Thursday, February 26, 2015

Mixed Bag

Today’s mixed bag begins with a Lace Monitor that strolled slowly across in front of the ute on the Bunyip River Road inside the Bunyip State Park. With its tongue tasting the air every couple of steps, it didn’t seem too upset at getting snapped from a distance.

When I stepped a little nearer though, those excellent claws were put to good use when it scaled a tree for safety.

After saying farewell to Mr Monitor, I legged it for awhile under the power lines and came to a small remnant puddle that had some life.

Fairy Apron
Utricularia, (utriculus = Greek for little bladder), is a small family of carnivorous bladderworts and several were flowering strongly around the edge of the puddle. I’m not deadly certain they were U dichotoma, but Fairy Apron is pretty close.

Wandering Percher
I think this is a Wandering Percher, a fairly common and widespread dragonfly that likes to inhabit still or sluggish water including temporary puddles.

Always something to look at in the bush.

Friday, February 20, 2015

The Rufous Fantail - Cuckoo Saga - Episode 2

Today I went back to check on the progress of the Rufous Fantail’s herculean task of raising a cuckoo. The cuckoo is still in on the nest and still being fed by the poor overworked fantails.

Apparently both Pallid and Brush Cuckoos like to use open cup-shaped nests of fantails, Willie Wagtails, etc, (whereas Fan-tailed Cuckoos and both ‘Bronze’ Cuckoos prefer the dome-shaped nests of thornbills, scrubwrens, fairy wrens and heathwrens).

According to the field guides, the juvenile Brush Cuckoo is heavily barred dark brown. At the moment it is looking like a baby Brush Cuckoo to me. More monitoring required, but!

Swamp Wallaby
Nearly each time I have visited this picnic ground, an old Swamp Wallaby has appeared and grazed away, not caring too much by my presence. He/she is a little grey on top and around the face, and is displaying a few battle scars. Some horse riders went by today and the horses were more flighty than the wallaby when they each caught sight of the other.

Brush Bronzewing
I took a little used bush track on the way home today and scattered several small groups of Brush Bronzewing pigeons. This fairly uncommon bird is smaller and more colourful than the Common Bronzewing. The last bird managed to not fly off immediately and let me get some pictures, albeit with the light not quite right for my camera, (or me), to capture those stunning colours on the wing coverts. (Gimp to the rescue!)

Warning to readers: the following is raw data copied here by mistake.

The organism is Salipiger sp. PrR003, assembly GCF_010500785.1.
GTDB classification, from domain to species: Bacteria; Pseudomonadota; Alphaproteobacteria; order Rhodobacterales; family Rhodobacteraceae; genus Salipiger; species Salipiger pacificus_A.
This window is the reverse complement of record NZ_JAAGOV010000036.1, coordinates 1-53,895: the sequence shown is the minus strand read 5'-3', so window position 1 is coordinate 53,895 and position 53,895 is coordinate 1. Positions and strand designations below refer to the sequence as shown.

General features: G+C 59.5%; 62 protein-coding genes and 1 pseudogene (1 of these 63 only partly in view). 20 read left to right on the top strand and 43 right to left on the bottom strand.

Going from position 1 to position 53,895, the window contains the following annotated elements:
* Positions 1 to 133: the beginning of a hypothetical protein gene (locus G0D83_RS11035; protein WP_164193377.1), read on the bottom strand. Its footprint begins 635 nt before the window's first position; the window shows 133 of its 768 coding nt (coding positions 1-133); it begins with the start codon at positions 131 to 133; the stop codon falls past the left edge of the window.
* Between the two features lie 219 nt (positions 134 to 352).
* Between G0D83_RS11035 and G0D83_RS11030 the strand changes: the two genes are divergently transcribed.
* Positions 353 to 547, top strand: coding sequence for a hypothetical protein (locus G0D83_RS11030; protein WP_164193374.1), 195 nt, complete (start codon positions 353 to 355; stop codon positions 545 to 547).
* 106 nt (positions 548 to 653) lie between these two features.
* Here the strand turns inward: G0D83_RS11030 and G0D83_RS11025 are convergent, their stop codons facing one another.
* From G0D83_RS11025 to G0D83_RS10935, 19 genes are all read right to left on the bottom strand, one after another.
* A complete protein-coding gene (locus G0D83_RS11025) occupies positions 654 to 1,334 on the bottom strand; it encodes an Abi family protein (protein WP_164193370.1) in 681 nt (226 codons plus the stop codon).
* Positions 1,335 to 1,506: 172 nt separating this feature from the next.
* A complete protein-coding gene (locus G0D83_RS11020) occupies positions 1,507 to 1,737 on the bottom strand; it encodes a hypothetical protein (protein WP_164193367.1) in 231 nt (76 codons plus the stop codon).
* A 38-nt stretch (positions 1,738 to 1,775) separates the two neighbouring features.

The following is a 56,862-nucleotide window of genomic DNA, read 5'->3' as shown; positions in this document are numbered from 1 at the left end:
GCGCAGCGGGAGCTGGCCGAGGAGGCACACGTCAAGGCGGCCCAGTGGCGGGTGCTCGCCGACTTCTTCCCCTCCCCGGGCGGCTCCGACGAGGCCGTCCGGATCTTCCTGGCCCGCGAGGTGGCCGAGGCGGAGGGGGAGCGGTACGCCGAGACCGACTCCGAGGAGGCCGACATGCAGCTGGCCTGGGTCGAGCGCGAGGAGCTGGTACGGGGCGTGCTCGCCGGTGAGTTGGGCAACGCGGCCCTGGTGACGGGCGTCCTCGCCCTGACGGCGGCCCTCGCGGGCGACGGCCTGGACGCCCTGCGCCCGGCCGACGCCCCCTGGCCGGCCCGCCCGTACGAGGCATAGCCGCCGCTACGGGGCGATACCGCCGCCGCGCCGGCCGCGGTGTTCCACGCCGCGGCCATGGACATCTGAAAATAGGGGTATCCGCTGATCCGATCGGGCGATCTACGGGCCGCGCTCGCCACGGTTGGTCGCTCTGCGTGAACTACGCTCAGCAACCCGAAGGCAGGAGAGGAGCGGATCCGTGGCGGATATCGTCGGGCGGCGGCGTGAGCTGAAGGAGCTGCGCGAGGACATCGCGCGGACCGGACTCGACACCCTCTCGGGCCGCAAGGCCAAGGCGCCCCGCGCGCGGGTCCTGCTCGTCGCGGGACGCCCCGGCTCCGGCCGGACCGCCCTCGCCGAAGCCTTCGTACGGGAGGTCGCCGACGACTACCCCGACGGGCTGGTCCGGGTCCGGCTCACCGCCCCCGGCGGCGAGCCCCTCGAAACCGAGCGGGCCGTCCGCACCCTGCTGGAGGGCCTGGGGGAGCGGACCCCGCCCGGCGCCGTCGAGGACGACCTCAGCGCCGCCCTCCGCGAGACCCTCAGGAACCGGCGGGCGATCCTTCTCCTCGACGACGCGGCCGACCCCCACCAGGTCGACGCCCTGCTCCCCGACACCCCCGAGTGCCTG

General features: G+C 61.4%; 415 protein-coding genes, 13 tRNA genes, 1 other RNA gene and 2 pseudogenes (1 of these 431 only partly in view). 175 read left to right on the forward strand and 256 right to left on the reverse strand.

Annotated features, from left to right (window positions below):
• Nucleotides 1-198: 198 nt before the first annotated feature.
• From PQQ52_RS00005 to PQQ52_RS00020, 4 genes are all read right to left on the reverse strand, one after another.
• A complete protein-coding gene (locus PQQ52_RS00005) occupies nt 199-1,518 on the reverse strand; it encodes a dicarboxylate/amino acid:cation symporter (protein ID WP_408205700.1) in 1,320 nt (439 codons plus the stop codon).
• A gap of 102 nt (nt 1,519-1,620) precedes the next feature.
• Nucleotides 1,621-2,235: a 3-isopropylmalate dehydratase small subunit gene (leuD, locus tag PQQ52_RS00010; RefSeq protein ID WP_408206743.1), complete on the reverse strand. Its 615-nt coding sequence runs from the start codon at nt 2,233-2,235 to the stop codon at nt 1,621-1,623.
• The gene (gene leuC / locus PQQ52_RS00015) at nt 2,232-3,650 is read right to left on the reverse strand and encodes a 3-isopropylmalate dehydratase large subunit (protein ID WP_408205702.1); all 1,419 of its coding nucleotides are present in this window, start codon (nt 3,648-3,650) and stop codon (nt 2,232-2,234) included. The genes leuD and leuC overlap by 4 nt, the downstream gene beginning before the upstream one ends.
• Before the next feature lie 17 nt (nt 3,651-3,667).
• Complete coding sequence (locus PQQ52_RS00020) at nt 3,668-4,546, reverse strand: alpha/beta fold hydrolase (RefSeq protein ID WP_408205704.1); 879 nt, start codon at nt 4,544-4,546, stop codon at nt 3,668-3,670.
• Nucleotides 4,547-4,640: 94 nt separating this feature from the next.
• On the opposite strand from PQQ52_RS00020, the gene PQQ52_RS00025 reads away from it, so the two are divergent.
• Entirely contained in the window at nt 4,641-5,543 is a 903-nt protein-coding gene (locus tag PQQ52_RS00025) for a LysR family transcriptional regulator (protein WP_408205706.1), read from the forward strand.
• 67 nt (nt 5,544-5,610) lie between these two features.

The only other incident to report is that after turning onto Black Snake Creek Rd and travelling 500m, I had to give way to a … Red-bellied Black Snake. It was camera shy and disappeared rapidly into the roadside vegetation

Tuesday, February 17, 2015

Avian Duplicity

The Mortimer Picnic Ground is situated just within the Bunyip State Park near the western boundary. The picnic ground is reasonably well appointed with parking areas, tables, fireplaces and a drop toilet. There are several walking tracks, bridle paths and maintenance vehicle roads that head out from the reserve.

The park is close to the junction of the William Wallace and Diamond Creeks both of which are lined with a variety of ferns and other typical wet temperate forest species.

The Mountain Grey gums are the stand out tree species in the reserve.

Both creeks are lined with water ferns, tree ferns, swordgrass, Pomaderis, Prickly Currant Bush and similar species, (including some stinging nettles I discovered!).

Rufous Fantail plus …?
After exploring small sections of a couple of trails I put the billy on and scanned the creek line through the bins. I ticked quite a few different birds but the one that caught my eye was the Rufous Fantail. At least a pair of birds seemed to be flying in and out of one particular patch of scrub – worth a closer inspection.

I got close enough to see one bird had food in its beak. Keeping an eye on where exactly it disappeared to, I soon found the nest just over the water.

As is plainly visible, it is a VERY large Rufous Fantail nestling – I don’t think - has to be a cuckoo species. Obviously we have some brood parasitism going on here, (YouTube video link). I’m a little ambivalent about this. The fantails have naturally lost this round of young in their rearing cycle. Perhaps they had an early season rearing anyway? Maybe they’ll try again once the cuckoo has fledged?